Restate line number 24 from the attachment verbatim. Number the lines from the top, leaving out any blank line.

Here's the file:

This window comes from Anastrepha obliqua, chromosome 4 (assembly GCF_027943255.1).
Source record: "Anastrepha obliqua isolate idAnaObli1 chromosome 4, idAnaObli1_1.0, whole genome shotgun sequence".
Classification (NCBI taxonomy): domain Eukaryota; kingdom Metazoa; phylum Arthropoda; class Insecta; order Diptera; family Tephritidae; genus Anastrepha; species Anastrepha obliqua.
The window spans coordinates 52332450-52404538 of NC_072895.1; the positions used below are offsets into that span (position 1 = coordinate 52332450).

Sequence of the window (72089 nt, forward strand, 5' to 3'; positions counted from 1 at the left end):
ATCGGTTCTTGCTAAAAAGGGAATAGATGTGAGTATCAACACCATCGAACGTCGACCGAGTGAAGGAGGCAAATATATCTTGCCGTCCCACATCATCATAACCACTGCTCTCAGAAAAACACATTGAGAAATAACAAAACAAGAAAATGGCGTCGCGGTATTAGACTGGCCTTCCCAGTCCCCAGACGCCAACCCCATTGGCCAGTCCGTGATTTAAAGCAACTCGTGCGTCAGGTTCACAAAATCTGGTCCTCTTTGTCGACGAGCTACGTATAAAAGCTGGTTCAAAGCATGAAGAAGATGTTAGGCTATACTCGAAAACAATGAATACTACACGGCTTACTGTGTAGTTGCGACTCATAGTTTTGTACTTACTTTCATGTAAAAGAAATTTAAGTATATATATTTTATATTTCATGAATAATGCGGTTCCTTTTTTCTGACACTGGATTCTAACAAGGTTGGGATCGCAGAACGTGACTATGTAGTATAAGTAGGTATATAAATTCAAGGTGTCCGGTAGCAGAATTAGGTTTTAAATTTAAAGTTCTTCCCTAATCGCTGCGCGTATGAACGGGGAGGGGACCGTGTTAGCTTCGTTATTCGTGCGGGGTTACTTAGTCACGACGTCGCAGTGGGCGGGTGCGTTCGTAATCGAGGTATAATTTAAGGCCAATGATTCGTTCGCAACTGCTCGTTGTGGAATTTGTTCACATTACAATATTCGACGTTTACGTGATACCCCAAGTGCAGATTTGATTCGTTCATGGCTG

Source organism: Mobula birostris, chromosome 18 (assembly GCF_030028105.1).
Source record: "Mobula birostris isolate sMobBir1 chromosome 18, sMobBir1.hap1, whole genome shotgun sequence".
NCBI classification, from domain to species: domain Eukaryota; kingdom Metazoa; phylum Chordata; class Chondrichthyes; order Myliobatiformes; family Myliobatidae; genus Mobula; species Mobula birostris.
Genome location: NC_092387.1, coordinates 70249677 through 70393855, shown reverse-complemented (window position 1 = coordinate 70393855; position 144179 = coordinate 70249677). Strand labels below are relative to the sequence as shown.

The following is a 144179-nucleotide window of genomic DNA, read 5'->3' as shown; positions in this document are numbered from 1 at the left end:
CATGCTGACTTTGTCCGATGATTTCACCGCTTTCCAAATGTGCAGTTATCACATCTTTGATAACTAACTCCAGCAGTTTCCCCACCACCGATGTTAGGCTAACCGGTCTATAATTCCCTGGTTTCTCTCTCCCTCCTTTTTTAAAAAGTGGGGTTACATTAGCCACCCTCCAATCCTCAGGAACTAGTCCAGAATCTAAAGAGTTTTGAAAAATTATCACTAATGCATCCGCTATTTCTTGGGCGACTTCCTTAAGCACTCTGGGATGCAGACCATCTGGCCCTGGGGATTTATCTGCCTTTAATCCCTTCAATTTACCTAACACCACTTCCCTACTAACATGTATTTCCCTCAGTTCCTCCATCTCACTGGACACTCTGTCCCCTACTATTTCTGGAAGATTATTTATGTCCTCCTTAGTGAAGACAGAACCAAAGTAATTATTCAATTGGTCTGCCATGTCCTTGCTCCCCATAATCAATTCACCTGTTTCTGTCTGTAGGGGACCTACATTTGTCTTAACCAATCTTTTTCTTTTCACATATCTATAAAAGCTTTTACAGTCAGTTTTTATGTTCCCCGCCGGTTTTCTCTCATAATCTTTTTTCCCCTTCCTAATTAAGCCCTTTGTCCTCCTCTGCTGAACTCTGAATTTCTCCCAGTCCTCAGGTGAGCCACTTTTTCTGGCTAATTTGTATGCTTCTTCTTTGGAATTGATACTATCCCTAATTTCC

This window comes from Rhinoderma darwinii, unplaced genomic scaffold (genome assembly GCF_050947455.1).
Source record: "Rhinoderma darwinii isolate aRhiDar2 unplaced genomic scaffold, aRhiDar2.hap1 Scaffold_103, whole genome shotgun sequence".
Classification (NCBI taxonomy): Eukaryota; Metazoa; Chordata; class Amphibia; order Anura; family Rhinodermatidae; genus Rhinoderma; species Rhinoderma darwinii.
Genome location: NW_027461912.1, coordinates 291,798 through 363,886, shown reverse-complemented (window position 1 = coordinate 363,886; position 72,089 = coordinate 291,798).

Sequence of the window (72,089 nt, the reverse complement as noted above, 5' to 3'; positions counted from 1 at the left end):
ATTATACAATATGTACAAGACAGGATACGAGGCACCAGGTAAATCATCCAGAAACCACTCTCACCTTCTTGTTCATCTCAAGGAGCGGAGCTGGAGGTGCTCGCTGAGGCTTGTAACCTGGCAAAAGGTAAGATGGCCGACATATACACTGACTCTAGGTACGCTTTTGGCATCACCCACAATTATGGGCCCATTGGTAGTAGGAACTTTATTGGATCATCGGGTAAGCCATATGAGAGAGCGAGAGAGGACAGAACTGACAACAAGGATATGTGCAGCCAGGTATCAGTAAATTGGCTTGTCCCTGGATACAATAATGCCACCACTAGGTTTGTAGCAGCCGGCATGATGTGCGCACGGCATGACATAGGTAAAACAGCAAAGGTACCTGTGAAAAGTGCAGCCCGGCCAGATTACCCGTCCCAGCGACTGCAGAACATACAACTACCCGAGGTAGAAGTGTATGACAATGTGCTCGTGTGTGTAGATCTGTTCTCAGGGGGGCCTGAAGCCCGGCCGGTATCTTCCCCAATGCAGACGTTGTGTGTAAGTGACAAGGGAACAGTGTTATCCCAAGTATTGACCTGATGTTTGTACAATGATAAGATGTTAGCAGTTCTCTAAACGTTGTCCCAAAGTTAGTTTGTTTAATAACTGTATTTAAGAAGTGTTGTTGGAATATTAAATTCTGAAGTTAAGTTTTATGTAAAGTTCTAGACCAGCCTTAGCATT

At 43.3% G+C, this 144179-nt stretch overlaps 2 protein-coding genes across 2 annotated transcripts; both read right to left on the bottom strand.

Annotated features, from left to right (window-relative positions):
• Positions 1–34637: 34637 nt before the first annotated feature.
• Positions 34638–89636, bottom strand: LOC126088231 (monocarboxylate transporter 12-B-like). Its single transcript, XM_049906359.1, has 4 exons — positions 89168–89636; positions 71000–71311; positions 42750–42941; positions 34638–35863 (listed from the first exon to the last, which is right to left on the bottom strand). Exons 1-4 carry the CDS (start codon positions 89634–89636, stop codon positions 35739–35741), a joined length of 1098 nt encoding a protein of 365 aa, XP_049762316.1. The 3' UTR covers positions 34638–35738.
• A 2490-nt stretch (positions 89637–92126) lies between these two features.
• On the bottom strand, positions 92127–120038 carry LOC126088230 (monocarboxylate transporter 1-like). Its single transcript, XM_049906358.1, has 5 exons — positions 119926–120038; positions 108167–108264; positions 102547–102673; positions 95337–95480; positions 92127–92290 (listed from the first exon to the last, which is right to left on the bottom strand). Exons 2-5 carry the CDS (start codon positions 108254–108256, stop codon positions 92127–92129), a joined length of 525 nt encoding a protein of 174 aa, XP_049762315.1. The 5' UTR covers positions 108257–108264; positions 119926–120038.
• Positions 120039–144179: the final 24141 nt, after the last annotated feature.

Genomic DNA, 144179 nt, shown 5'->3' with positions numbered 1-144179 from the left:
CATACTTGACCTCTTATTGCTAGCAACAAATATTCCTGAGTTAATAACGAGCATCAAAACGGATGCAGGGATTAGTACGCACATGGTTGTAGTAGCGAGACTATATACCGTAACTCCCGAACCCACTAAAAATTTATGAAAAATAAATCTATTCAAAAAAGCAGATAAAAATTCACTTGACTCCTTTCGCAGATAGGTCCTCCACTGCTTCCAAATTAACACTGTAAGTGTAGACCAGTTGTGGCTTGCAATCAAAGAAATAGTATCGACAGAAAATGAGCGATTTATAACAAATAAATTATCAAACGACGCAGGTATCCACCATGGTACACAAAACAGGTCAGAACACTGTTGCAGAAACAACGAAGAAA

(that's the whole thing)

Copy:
• On the bottom strand, positions 92127–120038 carry LOC126088230 (monocarboxylate transporter 1-like). Its single transcript, XM_049906358.1, has 5 exons — positions 119926–120038; positions 108167–108264; positions 102547–102673; positions 95337–95480; positions 92127–92290 (listed from the first exon to the last, which is right to left on the bottom strand). Exons 2-5 carry the CDS (start codon positions 108254–108256, stop codon positions 92127–92129), a joined length of 525 nt encoding a protein of 174 aa, XP_049762315.1. The 5' UTR covers positions 108257–108264; positions 119926–120038.